Orlando Sentinel: Quiet Time – Prison Meditation

Orlando Sentinel

Date: Friday, April 6, 2007             Edition: FINAL
Source: Kumari Kelly, Sentinel Staff Writer

At a meditation retreat, female inmates learn how to live in the moment.

OCALA — When they close their eyes, the razor wire is gone. The silence
at first seems eerie, uncomfortable. But before long, the video playing in
their minds’ eyes begins to roll.
One inmate sees her daughter, carefree on horseback. Happy thoughts give
another a smile. Some women can hardly sit, feeling things they haven’t
felt in years.
The stories that unfold inside their quiet reverie carry regret, sadness,
hope and, most cherished, healing. It’s Day 5 of the first five-day silent
meditation retreat for female inmates at the Lowell Correctional
Institution near Ocala, the state’s largest prison for women, with about
2,600 locked up.
The 25 or so participants make discoveries when they simply close their
eyes and sit — quietly.
“If a crisis comes along, I can let it go on by me, and I don’t have to be
involved,” said inmate Pamela Hartley, 50, of Augusta, Ga., about how the
program has helped her. She is serving time on a second-degree murder
charge and is not due for release until 2016.
The power of silence is remarkable, said K.C. Walpole, head of the
Gateless Gate Zen Center in Gainesville, who runs the retreat. He has
taught meditation for 12 years in Massachusetts and more recently in 10
jails and prisons in north-central Florida including Lowell, where he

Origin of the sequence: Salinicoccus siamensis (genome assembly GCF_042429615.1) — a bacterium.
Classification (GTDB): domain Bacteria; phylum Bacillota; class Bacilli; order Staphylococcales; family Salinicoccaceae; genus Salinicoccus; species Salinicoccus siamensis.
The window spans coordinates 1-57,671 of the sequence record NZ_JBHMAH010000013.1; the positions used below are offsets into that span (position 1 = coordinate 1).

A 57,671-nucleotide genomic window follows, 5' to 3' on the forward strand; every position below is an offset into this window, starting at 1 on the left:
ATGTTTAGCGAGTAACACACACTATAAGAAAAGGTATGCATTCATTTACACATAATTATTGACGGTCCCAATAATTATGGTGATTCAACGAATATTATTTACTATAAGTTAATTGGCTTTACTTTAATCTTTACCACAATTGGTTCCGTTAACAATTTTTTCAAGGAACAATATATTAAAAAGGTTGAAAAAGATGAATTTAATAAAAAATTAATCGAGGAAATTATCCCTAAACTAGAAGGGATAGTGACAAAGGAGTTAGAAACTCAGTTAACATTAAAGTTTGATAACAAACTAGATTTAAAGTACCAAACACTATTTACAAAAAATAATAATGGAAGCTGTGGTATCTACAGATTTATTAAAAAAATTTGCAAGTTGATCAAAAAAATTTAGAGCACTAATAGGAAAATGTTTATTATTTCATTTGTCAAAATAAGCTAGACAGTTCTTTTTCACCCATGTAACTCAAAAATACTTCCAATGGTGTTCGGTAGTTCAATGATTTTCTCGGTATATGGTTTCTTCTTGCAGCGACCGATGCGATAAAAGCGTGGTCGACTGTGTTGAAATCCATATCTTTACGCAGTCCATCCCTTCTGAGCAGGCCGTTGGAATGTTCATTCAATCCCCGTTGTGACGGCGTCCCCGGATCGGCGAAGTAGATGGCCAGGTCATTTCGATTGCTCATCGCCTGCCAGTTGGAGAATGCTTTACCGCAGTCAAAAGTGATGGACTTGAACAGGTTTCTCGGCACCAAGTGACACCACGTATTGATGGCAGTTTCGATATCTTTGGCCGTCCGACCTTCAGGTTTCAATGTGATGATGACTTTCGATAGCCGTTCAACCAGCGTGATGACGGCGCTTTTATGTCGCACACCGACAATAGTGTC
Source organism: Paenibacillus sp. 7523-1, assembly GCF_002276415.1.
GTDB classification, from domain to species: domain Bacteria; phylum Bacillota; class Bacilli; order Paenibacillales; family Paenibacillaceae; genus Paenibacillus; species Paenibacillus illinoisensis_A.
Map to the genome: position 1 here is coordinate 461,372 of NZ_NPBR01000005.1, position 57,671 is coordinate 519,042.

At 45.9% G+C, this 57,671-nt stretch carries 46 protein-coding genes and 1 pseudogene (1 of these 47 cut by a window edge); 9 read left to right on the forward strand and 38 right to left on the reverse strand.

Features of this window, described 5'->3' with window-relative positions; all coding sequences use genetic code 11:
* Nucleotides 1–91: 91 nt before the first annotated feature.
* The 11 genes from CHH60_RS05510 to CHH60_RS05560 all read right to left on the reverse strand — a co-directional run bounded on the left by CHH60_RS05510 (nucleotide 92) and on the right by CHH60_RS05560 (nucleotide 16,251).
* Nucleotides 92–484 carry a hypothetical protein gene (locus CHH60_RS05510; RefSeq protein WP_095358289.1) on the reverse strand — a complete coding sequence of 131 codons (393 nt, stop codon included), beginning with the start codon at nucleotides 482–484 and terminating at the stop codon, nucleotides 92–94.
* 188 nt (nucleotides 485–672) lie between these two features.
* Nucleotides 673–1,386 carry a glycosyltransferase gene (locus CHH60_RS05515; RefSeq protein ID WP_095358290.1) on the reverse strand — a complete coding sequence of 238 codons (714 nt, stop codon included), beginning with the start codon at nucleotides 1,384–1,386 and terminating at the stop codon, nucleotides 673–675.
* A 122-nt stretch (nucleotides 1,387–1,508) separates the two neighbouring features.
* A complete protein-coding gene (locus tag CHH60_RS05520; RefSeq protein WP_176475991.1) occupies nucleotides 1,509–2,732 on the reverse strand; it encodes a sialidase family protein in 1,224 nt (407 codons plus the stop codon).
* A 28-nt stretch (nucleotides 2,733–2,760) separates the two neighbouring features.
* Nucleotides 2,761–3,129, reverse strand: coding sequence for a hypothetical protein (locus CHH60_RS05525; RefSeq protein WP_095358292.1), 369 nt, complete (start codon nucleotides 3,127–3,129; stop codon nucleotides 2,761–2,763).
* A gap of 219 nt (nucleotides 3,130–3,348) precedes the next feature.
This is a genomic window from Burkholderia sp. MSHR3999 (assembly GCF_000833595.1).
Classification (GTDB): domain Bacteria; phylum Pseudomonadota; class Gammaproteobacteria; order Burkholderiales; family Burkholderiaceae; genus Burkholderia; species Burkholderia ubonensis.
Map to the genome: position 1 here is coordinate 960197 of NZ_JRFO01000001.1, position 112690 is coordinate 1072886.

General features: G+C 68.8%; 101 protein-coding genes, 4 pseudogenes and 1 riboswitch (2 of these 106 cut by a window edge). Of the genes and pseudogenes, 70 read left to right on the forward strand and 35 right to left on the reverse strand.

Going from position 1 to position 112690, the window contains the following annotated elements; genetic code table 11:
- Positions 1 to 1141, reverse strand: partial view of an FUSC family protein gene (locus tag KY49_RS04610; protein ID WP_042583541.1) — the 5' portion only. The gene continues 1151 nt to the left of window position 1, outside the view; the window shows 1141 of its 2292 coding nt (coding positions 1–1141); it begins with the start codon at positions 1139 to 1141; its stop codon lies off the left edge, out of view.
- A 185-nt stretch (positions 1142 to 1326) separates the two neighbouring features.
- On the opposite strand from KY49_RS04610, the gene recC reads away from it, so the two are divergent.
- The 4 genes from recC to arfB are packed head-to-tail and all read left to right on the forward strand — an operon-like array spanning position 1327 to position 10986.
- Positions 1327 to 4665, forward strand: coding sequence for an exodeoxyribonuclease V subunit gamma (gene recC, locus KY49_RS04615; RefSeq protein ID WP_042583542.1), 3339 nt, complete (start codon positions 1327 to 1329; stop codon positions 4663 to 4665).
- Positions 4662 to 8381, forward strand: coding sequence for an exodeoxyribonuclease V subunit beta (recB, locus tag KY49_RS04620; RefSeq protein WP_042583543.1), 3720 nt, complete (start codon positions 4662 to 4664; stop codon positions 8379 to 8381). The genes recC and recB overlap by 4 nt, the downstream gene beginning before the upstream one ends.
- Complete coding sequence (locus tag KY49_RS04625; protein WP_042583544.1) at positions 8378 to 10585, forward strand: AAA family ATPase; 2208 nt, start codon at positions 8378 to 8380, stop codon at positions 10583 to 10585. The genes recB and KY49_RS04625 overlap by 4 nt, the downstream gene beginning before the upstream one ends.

visits as a chaplain.
The program has potential to reduce recidivism, produce calmer inmates and
help the women escape from the toughest prison of all — the one in their
minds, Walpole said.
Similar programs in other prisons have helped drop the typical recidivism
rate of 40percent to 50 percent to as low as 11 percent in one Texas
In Massachusetts, soon-to-be-published studies show the Mindfulness-Based
Stress Reduction, or MBSR, program — its official name — also has helped
in pain management and alleviating depression. It has been taught to more
than 1,500 inmates and 100 staff — including the Commissioner of Public
Safety and several prison superintendents — of the Massachusetts
Department of Corrections.
The program teaches a simple concept called “mindfulness,” which simply is
sitting still, being quiet and observing thoughts, feelings, experiences
in the present.
Participants are taught to live in the moment and to “make space” between
thoughts and impulsive actions or judgments.
The result, participants say, is they become aware that the past cannot be
changed, the future is yet to come and feelings and emotions in the
present can be controlled.
“This teaches them how to direct their energies to positive things,” said
Lowell assistant warden Ellen Link, who said officials have heard about
Walpole’s success in other prisons.
“We hope some of these alternative, sort of out-of-the-mainstream programs
can help some of them.”
Focusing on the present
After years in prison, the dreams of “when I get out” flood inmates’
minds, said Carla V. Wagner, who was released from prison in 2006 and
learned meditation techniques from Walpole when he visited as a chaplain.
“When I am free” becomes a mantra and key to future happiness, they
This program makes inmates focus on the present.
“Meditation is about attaining a clear mind so that your own answers
become visible, through stillness,” said Wagner, 24, who was jailed as a